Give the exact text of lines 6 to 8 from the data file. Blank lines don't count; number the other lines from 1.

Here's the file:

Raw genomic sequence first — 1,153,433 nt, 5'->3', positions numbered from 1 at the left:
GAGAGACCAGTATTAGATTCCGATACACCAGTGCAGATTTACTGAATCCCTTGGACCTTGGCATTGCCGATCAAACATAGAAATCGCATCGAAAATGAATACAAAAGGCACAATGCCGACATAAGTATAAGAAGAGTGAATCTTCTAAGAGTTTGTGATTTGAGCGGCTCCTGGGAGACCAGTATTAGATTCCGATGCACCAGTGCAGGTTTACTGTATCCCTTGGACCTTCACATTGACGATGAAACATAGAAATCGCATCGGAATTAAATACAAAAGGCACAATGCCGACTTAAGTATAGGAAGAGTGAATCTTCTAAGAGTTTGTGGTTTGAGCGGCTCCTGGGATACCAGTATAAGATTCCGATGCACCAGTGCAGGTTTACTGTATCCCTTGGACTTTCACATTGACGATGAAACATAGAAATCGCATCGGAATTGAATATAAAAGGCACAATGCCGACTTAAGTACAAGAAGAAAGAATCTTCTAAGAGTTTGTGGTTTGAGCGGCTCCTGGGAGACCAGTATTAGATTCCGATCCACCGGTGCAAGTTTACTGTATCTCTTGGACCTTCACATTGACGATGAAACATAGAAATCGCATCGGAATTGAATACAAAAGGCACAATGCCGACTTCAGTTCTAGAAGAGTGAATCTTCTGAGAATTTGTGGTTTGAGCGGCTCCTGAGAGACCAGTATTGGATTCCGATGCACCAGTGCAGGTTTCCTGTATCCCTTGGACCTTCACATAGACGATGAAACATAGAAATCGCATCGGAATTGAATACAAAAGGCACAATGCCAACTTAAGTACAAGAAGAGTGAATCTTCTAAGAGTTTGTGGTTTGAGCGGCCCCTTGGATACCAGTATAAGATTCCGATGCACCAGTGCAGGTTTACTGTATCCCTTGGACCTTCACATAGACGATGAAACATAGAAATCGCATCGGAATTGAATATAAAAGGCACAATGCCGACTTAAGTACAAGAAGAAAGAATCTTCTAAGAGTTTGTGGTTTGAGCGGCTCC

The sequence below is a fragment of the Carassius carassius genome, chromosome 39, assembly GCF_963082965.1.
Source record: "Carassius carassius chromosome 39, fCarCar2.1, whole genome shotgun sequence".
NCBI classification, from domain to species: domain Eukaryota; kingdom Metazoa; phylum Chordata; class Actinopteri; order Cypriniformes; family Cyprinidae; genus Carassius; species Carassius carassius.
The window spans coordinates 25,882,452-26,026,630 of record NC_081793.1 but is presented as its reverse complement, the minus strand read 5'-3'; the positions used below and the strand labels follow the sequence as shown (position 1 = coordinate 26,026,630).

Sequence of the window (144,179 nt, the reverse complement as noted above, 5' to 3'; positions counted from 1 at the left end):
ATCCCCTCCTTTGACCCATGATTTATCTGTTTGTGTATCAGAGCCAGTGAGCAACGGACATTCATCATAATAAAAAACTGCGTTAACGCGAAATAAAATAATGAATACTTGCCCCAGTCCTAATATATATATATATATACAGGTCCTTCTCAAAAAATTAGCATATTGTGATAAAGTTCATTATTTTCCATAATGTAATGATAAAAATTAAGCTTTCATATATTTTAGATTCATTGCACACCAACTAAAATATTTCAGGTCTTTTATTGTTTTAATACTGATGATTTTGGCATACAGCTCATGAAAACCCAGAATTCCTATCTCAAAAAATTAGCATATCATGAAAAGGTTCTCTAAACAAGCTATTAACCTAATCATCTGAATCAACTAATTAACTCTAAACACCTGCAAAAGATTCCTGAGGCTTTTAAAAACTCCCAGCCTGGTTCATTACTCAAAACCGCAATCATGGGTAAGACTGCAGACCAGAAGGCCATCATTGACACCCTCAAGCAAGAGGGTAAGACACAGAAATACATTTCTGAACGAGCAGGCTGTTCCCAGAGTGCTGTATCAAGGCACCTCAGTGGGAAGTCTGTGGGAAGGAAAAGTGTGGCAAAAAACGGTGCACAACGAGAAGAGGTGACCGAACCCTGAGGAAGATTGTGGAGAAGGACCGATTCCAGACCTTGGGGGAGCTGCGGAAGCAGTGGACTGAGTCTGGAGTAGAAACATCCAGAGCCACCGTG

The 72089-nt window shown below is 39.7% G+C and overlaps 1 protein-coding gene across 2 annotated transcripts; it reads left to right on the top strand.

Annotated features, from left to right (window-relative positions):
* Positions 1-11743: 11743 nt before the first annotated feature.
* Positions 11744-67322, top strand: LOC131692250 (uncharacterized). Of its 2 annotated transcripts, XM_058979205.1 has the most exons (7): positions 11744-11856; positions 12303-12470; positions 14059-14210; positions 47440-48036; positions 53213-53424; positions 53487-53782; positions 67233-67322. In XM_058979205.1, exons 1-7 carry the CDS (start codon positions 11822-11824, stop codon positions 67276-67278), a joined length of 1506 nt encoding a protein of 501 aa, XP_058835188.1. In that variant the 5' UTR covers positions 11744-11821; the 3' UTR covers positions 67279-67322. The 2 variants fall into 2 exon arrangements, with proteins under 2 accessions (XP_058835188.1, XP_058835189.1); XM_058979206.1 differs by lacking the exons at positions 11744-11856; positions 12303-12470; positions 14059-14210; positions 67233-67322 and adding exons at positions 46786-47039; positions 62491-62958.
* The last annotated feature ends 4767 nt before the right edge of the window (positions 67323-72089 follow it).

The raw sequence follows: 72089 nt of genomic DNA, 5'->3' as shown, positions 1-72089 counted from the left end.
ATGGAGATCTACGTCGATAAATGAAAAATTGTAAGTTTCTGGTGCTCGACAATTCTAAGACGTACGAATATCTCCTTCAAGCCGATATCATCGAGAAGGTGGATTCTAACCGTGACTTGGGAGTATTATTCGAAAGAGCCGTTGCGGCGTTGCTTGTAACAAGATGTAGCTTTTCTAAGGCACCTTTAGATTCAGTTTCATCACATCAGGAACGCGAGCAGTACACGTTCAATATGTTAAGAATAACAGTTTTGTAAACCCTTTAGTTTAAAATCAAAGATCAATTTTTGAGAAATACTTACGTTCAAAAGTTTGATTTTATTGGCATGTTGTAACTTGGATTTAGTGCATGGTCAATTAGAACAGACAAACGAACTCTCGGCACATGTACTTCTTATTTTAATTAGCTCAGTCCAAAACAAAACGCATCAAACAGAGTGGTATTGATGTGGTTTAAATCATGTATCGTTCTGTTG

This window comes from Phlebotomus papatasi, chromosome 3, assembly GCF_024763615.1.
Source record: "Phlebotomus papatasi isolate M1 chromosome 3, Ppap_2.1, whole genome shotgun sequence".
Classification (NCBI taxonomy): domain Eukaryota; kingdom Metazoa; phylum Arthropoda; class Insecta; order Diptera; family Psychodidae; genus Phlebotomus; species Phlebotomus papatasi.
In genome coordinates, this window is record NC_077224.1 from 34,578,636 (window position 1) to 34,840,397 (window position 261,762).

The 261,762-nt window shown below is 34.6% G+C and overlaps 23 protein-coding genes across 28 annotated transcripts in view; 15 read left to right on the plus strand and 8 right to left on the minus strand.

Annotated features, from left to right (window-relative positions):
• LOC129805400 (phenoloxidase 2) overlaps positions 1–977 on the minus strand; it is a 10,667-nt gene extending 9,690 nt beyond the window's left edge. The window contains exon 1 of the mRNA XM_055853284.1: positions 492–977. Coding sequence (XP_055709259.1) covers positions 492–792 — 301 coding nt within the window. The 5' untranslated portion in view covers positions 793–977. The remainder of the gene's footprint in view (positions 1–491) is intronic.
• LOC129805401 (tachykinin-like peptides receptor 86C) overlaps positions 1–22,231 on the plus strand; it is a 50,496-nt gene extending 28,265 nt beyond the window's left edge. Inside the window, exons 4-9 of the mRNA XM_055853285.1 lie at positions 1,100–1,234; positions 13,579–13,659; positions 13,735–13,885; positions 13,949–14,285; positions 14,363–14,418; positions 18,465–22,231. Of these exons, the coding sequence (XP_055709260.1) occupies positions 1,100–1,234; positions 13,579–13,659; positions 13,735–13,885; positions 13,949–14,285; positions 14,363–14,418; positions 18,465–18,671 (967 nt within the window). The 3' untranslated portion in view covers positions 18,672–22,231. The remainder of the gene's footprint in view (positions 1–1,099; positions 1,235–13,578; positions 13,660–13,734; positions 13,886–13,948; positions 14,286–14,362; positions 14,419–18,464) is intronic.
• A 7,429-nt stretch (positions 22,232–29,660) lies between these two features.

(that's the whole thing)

The window spans coordinates 25,882,452-26,026,630 of record NC_081793.1 but is presented as its reverse complement, the minus strand read 5'-3'; the positions used below and the strand labels follow the sequence as shown (position 1 = coordinate 26,026,630).

Sequence of the window (144,179 nt, the reverse complement as noted above, 5' to 3'; positions counted from 1 at the left end):
ATCCCCTCCTTTGACCCATGATTTATCTGTTTGTGTATCAGAGCCAGTGAGCAACGGACATTCATCATAATAAAAAACTGCGTTAACGCGAAATAAAATAATGAATACTTGCCCCAGTCCTAATATATATATATATATACAGGTCCTTCTCAAAAAATTAGCATATTGTGATAAAGTTCATTATTTTCCATAATGTAATGATAAAAATTAAGCTTTCATATATTTTAGATTCATTGCACACCAACTAAAATATTTCAGGTCTTTTATTGTTTTAATACTGATGATTTTGGCATACAGCTCATGAAAACCCAGAATTCCTATCTCAAAAAATTAGCATATCATGAAAAGGTTCTCTAAACAAGCTATTAACCTAATCATCTGAATCAACTAATTAACTCTAAACACCTGCAAAAGATTCCTGAGGCTTTTAAAAACTCCCAGCCTGGTTCATTACTCAAAACCGCAATCATGGGTAAGACTGCAGACCAGAAGGCCATCATTGACACCCTCAAGCAAGAGGGTAAGACACAGAAATACATTTCTGAACGAGCAGGCTGTTCCCAGAGTGCTGTATCAAGGCACCTCAGTGGGAAGTCTGTGGGAAGGAAAAGTGTGGCAAAAAACGGTGCACAACGAGAAGAGGTGACCGAACCCTGAGGAAGATTGTGGAGAAGGACCGATTCCAGACCTTGGGGGAGCTGCGGAAGCAGTGGACTGAGTCTGGAGTAGAAACATCCAGAGCCACCGTG